Governor Greg Gianforte has signed off on House Bill 701 – state lawmakers’ answer to the marijuana legalization ballot initiative approved by Montana voters last November.
Adult-Use Cannabis Implementation Bill Approved in Montana
Over six months after voters approved Initiative 190, a ballot measure that would legalize adult-use marijuana in Montana, Gov. Gianforte (R) has signed a policy outlining how cannabis will be regulated and taxed in the state.
“Since January, we’ve been focused on implementing the will of Montana voters in a safe, responsible, and appropriately regulated manner. House Bill 701 accomplishes this,” Gov. Gianforte said following the signing of the legislation.
Under House Bill 701, adult-use marijuana sales in Montana are set to begin on January 1st, 2022. However, adult-use dispensaries are only permitted to operate in counties where the majority of voters supported Initiative 190. In counties where the I-190 failed, a local election must be held in order to approve the sale of adult-use cannabis.
The approved measure also gives already-existing medical marijuana businesses an 18-month head start to begin selling adult-use cannabis products before new businesses enter the market – a key change from the voter-approved I-190. As for taxation, House Bill 701 keeps I-190’s 20% tax on adult-use marijuana sales, but the allocation of tax revenue differs greatly from the plan voted on by Montana residents.
The ballot initiative that passed in November dedicated more than 37% of all revenue to the conservation of Montana’s parks and trails, but HB-701 doesn’t set aside any money at all for conservation efforts. Instead, up to $6 million a year will be funneled into Gov. Gianforte’s HEART fund – a reserve that will provide grants for mental health and substance abuse treatment. The remaining revenue will be directed to the state’s general fund.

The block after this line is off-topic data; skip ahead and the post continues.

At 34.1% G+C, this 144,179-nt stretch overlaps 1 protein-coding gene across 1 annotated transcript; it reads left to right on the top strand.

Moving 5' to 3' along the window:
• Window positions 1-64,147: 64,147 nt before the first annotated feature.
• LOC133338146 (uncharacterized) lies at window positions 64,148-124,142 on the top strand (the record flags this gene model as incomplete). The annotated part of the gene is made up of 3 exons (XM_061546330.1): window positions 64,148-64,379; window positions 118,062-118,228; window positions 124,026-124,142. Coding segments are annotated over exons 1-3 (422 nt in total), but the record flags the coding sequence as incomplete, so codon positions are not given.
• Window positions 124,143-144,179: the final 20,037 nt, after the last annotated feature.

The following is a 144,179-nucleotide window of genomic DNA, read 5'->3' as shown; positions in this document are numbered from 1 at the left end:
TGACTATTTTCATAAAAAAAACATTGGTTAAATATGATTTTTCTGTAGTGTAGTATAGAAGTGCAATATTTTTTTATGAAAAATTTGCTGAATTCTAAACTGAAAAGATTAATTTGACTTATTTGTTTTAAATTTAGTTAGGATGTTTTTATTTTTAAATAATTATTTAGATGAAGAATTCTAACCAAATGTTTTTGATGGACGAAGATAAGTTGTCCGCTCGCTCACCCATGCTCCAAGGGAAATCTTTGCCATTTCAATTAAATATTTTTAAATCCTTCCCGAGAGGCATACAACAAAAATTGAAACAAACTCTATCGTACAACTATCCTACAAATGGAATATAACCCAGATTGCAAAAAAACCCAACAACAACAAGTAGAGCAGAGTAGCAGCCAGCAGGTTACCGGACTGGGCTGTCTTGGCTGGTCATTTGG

“From the start, I’ve been clear that we need to bring more resources to bear to combat the drug epidemic that’s devastating our communities,” explained Gov. Gianforte. “Funding a full continuum of substance abuse prevention and treatment programs for communities, the HEART Fund will offer new supports to Montanans who want to get clean, sober, and healthy.”
While advocates for cannabis reform are largely relieved that an implementation bill for I-190 has been passed at all, many are frustrated by how restrictive HB-701’s regulatory measures are compared to the reforms approved by voters last year.
“The bottom line is the voters voted for one thing, and they got another, and what they got was a lot less than what they voted for,” commented Paul Armentano, the Deputy Director of cannabis advocacy group NORML.
The changes seen in HB-701 come at a time when other GOP-led state legislatures–namely Mississippi and South Dakota–are actively working to weaken or completely overturn cannabis legalization ballot initiatives written by advocates and approved by voters.
House Bill 701 includes several key changes from Initiative 190, including:
- THC potency caps of 35% for cannabis flower
- THC potency caps of 100 milligrams per package for cannabis edibles
- THC potency caps of 800 milligrams per package for cannabis topicals
- Lowering home-growing caps from four plants per person to two plants
- Delaying the start of adult-use sales from October 2021 to January 2022
Despite the strict regulations, supporters of cannabis law reform in Montana are viewing the implementation bill as a major victory – especially when considering the Republican-led Legislature’s long history in favor of marijuana prohibition.
“These were hard negotiations,” said Pepper Peterson, CEO of the Montana Cannabis Guild. “Down to the last day of the Legislature, they were trying to [stop] us. There were coordinated efforts between law enforcement and prohibition advocates . . . and we came out on top.”
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